Workout Wednesday – Week 5

This week’s challenge from Luke was pretty simple, at least from a requirements standpoint. “All” we had to do was replicate the step-ranked chart with different labels on each end of a line with only one calculation on labels. Luke also included an “advanced” option to not use the square or shapes mark type.

Since I do the challenge live with a group at work, I started with a basic version. First, I created a Rank calculation on total sales:

After adding MONTH(Order Date) to columns, I added Rank to rows as a dual axis (and reversed the axis). Just to make sure the rank was calculating properly, I checked the table calculation:

In Andy Kriebel’s plain sentence version: For each Month of Order Date, calculate the rank of sales by region. For this basic version, I stuck with the Square mark for the boxes. I added Region to color, set the colors based on Luke’s viz using Pick Screen Color. Then adjusted the opacity of the squares to 45%.

For my label, I used FIRST() and LAST() to create a different label for each end of the line. In the basic version, I did a little hardcoding based on region:

Format the labels and the months, and all finished (with the basic version):

After finishing this round, we still had plenty of time, so we attacked the advanced version.

After duplicating the sheet, I looked at the options on the Squares marks card, and decided to try a Gantt chart. It showed promise, but I needed something to give it a size. So I added min(1) to size, but that made the boxes all run together. After playing around with the value, I settled on min(.9).  Then I noticed that put the lines at the bottom of the box:

I realized the Gantt bars were starting on the rank value, so I subtracted .45 so the rank integer would be in the middle:

That took care of the height of the boxes, so I tried adjusting the size on the marks card, and it widened the boxes without adjusting the height. Perfect!

I decided to also level up my label, rather than hard coding based on the region. First I created a label value to turn the rank value to 1st, 2nd, etc.

Then I dropped that calc into a copy of my prior label calc:

Initially when I added this calc to the label, things weren’t appearing correctly, so I had to play with the table calculation a bit. Here’s what those needed to be (Label (copy) and Rank as a Nested calculation):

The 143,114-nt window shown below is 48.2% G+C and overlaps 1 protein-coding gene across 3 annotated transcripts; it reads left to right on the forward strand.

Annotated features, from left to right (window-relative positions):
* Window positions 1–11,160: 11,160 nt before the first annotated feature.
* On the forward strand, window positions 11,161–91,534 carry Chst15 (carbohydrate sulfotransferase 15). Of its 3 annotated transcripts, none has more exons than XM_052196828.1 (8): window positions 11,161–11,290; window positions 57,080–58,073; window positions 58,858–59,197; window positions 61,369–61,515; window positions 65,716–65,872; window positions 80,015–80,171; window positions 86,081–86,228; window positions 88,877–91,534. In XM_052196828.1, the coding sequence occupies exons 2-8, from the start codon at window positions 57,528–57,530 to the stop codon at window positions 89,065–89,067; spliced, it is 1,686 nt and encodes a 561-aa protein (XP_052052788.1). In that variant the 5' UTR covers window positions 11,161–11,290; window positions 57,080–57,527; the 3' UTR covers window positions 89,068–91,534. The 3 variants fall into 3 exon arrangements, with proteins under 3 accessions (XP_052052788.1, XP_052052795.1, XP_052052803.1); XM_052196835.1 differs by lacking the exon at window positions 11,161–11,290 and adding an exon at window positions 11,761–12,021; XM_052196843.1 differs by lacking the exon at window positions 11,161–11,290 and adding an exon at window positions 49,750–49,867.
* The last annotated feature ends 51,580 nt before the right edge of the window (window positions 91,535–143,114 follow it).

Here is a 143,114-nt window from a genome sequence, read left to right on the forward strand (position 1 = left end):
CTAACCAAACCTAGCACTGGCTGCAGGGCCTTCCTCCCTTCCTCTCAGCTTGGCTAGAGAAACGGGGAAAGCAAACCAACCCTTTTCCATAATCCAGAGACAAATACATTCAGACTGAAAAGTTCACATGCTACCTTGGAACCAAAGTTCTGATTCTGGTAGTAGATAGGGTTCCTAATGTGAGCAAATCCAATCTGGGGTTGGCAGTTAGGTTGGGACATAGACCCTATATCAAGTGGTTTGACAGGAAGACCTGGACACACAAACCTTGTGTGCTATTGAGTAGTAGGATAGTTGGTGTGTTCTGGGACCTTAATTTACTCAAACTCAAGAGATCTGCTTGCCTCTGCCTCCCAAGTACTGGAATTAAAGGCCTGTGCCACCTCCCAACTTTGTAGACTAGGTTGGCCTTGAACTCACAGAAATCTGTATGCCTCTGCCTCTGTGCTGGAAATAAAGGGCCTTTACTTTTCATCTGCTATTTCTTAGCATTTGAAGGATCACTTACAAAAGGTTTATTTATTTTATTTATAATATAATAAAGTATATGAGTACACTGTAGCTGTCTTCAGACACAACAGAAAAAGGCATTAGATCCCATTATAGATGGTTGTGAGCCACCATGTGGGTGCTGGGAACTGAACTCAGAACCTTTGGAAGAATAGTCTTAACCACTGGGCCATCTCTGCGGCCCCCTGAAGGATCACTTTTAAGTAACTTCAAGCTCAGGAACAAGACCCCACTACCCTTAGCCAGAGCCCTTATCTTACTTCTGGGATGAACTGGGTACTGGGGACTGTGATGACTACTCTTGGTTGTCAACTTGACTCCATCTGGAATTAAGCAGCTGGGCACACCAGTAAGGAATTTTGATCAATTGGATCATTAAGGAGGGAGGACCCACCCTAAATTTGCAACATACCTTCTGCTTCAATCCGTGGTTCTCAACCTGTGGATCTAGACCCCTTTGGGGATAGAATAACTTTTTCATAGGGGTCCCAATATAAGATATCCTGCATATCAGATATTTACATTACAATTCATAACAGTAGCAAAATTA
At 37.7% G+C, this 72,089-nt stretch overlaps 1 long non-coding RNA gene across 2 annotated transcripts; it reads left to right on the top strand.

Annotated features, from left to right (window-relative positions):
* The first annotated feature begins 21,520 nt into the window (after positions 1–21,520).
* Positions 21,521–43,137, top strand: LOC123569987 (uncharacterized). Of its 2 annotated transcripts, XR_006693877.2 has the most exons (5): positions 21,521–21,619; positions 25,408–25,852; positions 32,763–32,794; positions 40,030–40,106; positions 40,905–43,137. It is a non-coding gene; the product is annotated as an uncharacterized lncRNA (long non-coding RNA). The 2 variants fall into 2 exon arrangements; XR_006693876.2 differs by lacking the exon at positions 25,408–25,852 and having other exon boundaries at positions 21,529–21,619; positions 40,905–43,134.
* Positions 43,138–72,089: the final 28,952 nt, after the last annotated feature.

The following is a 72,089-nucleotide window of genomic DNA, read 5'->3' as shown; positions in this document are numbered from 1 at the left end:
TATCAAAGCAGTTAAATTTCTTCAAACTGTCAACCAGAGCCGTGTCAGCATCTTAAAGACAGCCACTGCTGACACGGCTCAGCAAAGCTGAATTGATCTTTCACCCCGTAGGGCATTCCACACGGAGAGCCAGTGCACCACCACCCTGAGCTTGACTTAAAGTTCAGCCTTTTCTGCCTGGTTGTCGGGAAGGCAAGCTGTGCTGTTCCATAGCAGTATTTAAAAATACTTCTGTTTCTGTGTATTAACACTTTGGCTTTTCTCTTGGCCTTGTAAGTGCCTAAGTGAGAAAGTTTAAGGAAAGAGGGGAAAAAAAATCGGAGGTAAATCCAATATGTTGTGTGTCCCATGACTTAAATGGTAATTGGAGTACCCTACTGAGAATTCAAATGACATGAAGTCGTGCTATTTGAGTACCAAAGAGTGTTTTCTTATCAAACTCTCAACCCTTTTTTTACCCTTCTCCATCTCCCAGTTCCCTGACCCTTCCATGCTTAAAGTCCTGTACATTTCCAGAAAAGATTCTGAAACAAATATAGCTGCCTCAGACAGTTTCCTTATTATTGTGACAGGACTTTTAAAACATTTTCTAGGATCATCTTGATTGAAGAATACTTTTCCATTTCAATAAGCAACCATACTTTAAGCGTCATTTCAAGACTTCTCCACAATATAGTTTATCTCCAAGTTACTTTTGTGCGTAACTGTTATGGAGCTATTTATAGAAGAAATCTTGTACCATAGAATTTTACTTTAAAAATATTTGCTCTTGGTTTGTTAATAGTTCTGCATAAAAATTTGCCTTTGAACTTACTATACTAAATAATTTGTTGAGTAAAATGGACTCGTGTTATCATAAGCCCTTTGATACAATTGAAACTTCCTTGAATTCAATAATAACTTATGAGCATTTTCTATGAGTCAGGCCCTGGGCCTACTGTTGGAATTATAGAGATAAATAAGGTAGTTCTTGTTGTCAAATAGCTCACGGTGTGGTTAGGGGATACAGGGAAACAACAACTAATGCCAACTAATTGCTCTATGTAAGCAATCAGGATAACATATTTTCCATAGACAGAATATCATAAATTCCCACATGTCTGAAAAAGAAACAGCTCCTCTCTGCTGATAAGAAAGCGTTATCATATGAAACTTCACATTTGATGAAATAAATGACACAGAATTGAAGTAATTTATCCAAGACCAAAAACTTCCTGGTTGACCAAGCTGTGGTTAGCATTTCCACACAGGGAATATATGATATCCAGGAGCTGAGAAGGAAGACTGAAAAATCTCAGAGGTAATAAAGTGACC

One final hiccup I ran into was that the South label wasn’t showing up. Desireé offered a simple solution:

And with that, we’re done with the advanced chart. The spacing actually works quite a bit better with this one than with the squares, I thought.

Here’s the link to the interactive viz.


Workout Wednesday – Week 4

Sean Miller’s first challenge this week as a guest host was a great one! I actually finished this one this morning and immediately started talking to people about having this as an option in some of our dashboards. Here we go!

I started with the KPI BANs to kind of get warmed up. I just dropped the three measures into the view on top of each other, moved Measure Names to Columns and copied it to Label, and edited the text for size and color (which, thankfully, Sean gave us the hex code for).

Next I moved on to the area chart. I gathered from the weight of the line that it was a dual area and line chart. So I setup the dual axis chart, made one a line, one an area, reduced the opacity of the area to match Sean’s, and called it good. So far, pretty straight forward stuff.

Now on to the meat of the challenge…all the parameters needed. I started with the selector. I set up a string parameter with the four options Sean created:

I passed it through in a calculated field to use later. Then I created the parameter to be used for the Last N Days. This one was an integer:

The last two parameters needed were Start Date and End Date for the custom dates option. Here’s what the End Date looked like:

With all my parameters set up, time to make some calculations. The first one I started with the easy ones, Last 14/30 Days. I decided to try a Datediff to find the first day of the dates to show, and it worked! So then I added the Last N days, but instead of hard coding the number of days to subtract from the Max Date, I put the parameter in instead. Here’s what that final calc looked like: